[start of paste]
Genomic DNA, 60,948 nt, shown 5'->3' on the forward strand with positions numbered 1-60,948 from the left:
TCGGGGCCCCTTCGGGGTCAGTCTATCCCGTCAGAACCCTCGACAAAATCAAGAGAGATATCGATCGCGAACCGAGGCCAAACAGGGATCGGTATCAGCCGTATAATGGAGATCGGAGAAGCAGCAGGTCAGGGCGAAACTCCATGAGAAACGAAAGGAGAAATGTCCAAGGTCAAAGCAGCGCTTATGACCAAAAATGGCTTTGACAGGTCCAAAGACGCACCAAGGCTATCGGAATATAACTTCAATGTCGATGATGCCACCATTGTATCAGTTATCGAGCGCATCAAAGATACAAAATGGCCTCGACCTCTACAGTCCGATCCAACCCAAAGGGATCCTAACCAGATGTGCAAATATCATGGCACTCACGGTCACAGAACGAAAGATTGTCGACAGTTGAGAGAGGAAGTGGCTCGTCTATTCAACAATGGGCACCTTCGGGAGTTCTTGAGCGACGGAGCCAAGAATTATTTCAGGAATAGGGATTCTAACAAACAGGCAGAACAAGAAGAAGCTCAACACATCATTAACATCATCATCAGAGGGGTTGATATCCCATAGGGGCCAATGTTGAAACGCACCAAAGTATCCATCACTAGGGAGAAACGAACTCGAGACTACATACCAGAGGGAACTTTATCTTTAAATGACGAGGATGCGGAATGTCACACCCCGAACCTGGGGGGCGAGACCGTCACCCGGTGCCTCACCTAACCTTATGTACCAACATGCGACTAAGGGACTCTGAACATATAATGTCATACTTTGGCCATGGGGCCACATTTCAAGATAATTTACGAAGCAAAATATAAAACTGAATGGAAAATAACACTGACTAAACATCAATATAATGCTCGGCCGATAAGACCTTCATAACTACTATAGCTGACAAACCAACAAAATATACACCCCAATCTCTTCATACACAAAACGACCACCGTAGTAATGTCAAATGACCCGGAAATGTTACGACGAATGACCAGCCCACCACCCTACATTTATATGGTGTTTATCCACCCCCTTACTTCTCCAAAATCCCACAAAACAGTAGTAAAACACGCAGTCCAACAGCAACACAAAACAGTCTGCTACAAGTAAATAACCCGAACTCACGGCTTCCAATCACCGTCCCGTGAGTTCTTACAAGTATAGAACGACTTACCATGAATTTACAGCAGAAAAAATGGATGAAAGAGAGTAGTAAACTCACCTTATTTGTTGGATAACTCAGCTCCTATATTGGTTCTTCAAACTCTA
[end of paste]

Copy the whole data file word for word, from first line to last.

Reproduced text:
Genomic DNA, 60,948 nt, shown 5'->3' on the forward strand with positions numbered 1-60,948 from the left:
TCGGGGCCCCTTCGGGGTCAGTCTATCCCGTCAGAACCCTCGACAAAATCAAGAGAGATATCGATCGCGAACCGAGGCCAAACAGGGATCGGTATCAGCCGTATAATGGAGATCGGAGAAGCAGCAGGTCAGGGCGAAACTCCATGAGAAACGAAAGGAGAAATGTCCAAGGTCAAAGCAGCGCTTATGACCAAAAATGGCTTTGACAGGTCCAAAGACGCACCAAGGCTATCGGAATATAACTTCAATGTCGATGATGCCACCATTGTATCAGTTATCGAGCGCATCAAAGATACAAAATGGCCTCGACCTCTACAGTCCGATCCAACCCAAAGGGATCCTAACCAGATGTGCAAATATCATGGCACTCACGGTCACAGAACGAAAGATTGTCGACAGTTGAGAGAGGAAGTGGCTCGTCTATTCAACAATGGGCACCTTCGGGAGTTCTTGAGCGACGGAGCCAAGAATTATTTCAGGAATAGGGATTCTAACAAACAGGCAGAACAAGAAGAAGCTCAACACATCATTAACATCATCATCAGAGGGGTTGATATCCCATAGGGGCCAATGTTGAAACGCACCAAAGTATCCATCACTAGGGAGAAACGAACTCGAGACTACATACCAGAGGGAACTTTATCTTTAAATGACGAGGATGCGGAATGTCACACCCCGAACCTGGGGGGCGAGACCGTCACCCGGTGCCTCACCTAACCTTATGTACCAACATGCGACTAAGGGACTCTGAACATATAATGTCATACTTTGGCCATGGGGCCACATTTCAAGATAATTTACGAAGCAAAATATAAAACTGAATGGAAAATAACACTGACTAAACATCAATATAATGCTCGGCCGATAAGACCTTCATAACTACTATAGCTGACAAACCAACAAAATATACACCCCAATCTCTTCATACACAAAACGACCACCGTAGTAATGTCAAATGACCCGGAAATGTTACGACGAATGACCAGCCCACCACCCTACATTTATATGGTGTTTATCCACCCCCTTACTTCTCCAAAATCCCACAAAACAGTAGTAAAACACGCAGTCCAACAGCAACACAAAACAGTCTGCTACAAGTAAATAACCCGAACTCACGGCTTCCAATCACCGTCCCGTGAGTTCTTACAAGTATAGAACGACTTACCATGAATTTACAGCAGAAAAAATGGATGAAAGAGAGTAGTAAACTCACCTTATTTGTTGGATAACTCAGCTCCTATATTGGTTCTTCAAACTCTA